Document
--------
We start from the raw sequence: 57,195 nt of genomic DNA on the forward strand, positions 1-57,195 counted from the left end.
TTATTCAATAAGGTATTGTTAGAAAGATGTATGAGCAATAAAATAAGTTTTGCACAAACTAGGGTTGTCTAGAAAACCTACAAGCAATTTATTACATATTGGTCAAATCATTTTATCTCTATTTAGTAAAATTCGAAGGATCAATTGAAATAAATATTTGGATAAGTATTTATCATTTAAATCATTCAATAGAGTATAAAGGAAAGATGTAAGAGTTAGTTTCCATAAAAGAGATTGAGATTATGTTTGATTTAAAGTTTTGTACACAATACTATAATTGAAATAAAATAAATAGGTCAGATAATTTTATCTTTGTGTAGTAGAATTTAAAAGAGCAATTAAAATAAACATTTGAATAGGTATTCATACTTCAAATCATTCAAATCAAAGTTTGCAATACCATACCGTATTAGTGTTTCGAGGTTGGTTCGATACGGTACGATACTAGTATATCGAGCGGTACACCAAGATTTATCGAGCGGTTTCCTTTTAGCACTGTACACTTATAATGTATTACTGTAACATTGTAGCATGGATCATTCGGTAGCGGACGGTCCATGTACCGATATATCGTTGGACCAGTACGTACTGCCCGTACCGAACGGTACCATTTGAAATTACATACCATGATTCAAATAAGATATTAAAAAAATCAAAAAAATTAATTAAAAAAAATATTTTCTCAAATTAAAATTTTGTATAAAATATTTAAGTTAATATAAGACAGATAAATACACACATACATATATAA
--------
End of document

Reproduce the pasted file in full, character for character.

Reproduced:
We start from the raw sequence: 57,195 nt of genomic DNA on the forward strand, positions 1-57,195 counted from the left end.
TTATTCAATAAGGTATTGTTAGAAAGATGTATGAGCAATAAAATAAGTTTTGCACAAACTAGGGTTGTCTAGAAAACCTACAAGCAATTTATTACATATTGGTCAAATCATTTTATCTCTATTTAGTAAAATTCGAAGGATCAATTGAAATAAATATTTGGATAAGTATTTATCATTTAAATCATTCAATAGAGTATAAAGGAAAGATGTAAGAGTTAGTTTCCATAAAAGAGATTGAGATTATGTTTGATTTAAAGTTTTGTACACAATACTATAATTGAAATAAAATAAATAGGTCAGATAATTTTATCTTTGTGTAGTAGAATTTAAAAGAGCAATTAAAATAAACATTTGAATAGGTATTCATACTTCAAATCATTCAAATCAAAGTTTGCAATACCATACCGTATTAGTGTTTCGAGGTTGGTTCGATACGGTACGATACTAGTATATCGAGCGGTACACCAAGATTTATCGAGCGGTTTCCTTTTAGCACTGTACACTTATAATGTATTACTGTAACATTGTAGCATGGATCATTCGGTAGCGGACGGTCCATGTACCGATATATCGTTGGACCAGTACGTACTGCCCGTACCGAACGGTACCATTTGAAATTACATACCATGATTCAAATAAGATATTAAAAAAATCAAAAAAATTAATTAAAAAAAATATTTTCTCAAATTAAAATTTTGTATAAAATATTTAAGTTAATATAAGACAGATAAATACACACATACATATATAA